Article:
When the seven disciples reached the shore, they saw breakfast was already cooking, fish on a bed of coals and bread to go with it. It appears they were surprised to see the fish cooking, although no one asked where Jesus got it. Instead, Jesus told them to bring some of the fish they had just caught.
Peter, ever quick to oblige the Lord, climbed into the boat to get the net full of fish. Although the net had been too heavy to lift into the boat, he managed with the help of the others to drag it onto the beach. It was loaded with 153 large fish but didn’t tear, unlike the net from the miraculous catch early in Jesus’ ministry (Luke 5:6). The number of fish appears not to have any special significance other than underscoring the size of the catch as witnessed (counted!) by the writer of this gospel.
Imagine how the disciples must have felt as Jesus invited them to have breakfast with him. They knew it was Jesus, but this was only his third appearance to them as a group since he died. How could they not be apprehensive, wanting to ask, “Is it really you, Jesus?” But they held their tongues because they knew.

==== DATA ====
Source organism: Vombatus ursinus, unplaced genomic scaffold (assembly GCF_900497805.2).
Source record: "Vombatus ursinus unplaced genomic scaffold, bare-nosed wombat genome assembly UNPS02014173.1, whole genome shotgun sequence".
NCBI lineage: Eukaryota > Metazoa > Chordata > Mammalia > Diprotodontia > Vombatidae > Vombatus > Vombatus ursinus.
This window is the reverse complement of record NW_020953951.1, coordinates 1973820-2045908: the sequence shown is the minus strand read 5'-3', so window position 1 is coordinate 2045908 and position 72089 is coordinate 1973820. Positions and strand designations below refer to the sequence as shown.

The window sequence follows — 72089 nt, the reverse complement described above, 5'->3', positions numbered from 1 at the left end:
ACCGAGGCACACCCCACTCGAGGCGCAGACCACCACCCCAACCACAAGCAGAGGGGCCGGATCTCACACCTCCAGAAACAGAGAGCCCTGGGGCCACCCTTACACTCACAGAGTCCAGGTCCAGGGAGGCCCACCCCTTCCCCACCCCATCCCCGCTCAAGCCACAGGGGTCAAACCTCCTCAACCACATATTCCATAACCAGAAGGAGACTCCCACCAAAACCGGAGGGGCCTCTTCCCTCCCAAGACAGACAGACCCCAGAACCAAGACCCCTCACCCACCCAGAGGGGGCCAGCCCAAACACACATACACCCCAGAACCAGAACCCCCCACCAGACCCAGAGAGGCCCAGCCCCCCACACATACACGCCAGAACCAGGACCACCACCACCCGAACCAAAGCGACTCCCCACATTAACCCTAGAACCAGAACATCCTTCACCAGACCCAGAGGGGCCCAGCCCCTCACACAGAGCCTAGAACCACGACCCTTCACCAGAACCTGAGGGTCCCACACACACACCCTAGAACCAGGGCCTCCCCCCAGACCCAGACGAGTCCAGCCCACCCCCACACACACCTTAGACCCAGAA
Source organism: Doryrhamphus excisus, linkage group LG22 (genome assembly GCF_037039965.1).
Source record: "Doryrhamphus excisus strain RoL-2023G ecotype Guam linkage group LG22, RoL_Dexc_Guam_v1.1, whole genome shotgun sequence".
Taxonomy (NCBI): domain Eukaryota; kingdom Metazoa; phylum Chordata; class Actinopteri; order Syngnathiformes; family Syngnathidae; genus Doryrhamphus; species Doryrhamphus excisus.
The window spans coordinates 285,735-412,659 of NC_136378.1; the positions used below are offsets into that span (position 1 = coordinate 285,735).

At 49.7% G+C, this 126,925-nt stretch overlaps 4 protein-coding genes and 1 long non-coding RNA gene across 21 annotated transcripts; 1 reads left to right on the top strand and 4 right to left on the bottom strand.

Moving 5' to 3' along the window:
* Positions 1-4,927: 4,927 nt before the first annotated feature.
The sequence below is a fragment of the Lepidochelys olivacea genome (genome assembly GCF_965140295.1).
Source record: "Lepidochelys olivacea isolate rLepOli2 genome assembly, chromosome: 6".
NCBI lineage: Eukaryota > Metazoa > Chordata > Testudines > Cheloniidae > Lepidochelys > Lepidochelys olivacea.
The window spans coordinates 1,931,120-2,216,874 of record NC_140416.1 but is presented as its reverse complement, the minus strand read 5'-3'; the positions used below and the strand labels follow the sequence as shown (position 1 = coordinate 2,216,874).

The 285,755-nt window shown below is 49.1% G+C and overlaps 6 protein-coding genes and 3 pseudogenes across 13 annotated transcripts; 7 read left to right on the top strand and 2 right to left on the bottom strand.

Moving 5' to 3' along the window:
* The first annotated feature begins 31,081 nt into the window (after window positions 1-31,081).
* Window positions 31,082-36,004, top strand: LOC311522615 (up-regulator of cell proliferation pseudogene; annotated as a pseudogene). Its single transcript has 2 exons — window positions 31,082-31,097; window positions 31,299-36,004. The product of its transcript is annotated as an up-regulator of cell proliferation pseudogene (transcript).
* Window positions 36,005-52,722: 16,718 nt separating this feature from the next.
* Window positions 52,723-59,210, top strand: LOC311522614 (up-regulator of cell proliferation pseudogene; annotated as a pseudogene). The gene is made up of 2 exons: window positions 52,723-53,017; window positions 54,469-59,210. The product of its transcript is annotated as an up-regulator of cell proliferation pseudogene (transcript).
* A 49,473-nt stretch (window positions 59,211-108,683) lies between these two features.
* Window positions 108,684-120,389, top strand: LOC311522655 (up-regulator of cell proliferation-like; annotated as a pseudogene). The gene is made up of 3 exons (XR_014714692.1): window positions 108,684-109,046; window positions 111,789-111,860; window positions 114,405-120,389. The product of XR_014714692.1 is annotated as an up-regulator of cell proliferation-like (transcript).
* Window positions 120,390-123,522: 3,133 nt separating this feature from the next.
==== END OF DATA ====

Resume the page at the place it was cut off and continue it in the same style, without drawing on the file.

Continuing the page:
Then Jesus served them bread and fish for breakfast.
Jesus reinstates Peter
John Chapter 21, verses 15-17
When they had finished eating, Jesus said to Simon Peter, “Simon son of John, do you truly love me more than these?”
“Yes, Lord,” he said, “you know that I love you.”
Jesus said, “Feed my lambs.”
Again Jesus said, “Simon son of John, do you truly love me?”
He answered, “Yes, Lord, you know that I love you.”
Jesus said, “Take care of my sheep.”
The third time he said to him, “Simon son of John, do you love me?”
Peter was hurt because Jesus asked him the third time, “Do you love me?” He said, “Lord, you know all things; you know that I love you.”
Jesus said, “Feed my sheep.